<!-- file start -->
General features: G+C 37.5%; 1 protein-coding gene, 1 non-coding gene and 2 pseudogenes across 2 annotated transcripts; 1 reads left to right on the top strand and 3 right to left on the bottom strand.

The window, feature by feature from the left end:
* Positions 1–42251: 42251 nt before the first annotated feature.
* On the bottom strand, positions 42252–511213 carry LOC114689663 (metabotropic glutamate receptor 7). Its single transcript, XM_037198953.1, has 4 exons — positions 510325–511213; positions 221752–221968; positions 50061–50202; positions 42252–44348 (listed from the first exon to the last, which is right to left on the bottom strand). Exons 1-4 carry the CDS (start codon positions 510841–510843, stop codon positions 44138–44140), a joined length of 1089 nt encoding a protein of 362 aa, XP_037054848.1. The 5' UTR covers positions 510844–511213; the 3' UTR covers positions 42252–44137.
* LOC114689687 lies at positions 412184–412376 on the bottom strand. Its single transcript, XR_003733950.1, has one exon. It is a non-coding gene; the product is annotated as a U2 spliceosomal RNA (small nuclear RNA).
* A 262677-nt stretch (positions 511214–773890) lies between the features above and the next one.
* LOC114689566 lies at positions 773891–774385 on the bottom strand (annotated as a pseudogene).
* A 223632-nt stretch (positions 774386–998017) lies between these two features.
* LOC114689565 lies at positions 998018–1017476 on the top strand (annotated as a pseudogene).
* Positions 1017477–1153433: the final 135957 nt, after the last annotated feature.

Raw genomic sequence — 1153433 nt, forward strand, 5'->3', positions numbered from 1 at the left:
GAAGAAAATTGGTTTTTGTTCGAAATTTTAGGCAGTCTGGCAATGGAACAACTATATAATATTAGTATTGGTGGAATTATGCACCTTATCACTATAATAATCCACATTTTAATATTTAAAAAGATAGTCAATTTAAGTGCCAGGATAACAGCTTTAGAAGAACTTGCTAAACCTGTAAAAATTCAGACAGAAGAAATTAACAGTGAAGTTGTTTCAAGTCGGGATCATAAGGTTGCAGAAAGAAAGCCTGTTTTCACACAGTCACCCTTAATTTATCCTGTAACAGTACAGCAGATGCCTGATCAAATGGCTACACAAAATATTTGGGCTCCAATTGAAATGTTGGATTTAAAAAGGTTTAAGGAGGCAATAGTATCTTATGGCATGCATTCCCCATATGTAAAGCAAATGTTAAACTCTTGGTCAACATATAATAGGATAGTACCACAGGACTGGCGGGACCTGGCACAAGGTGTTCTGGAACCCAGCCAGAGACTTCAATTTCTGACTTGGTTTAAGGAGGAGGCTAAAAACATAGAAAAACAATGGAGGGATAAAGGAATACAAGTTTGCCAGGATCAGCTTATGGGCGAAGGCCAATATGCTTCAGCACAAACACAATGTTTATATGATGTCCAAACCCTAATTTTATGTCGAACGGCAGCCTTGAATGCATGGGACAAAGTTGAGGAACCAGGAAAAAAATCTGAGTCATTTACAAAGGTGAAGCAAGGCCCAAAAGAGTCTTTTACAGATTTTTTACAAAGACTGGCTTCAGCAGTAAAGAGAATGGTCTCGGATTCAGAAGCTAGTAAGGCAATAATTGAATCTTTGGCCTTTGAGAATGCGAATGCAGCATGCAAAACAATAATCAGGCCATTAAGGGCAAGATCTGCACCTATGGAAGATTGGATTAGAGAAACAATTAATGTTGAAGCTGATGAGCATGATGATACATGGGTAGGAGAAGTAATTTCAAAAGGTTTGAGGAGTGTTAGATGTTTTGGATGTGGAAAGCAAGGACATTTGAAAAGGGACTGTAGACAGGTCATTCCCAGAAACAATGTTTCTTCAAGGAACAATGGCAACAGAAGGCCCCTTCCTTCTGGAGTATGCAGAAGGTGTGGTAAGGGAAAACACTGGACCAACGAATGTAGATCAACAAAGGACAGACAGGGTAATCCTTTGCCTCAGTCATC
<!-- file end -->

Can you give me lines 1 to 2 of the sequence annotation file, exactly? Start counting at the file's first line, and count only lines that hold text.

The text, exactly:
General features: G+C 37.5%; 1 protein-coding gene, 1 non-coding gene and 2 pseudogenes across 2 annotated transcripts; 1 reads left to right on the top strand and 3 right to left on the bottom strand.

The window, feature by feature from the left end: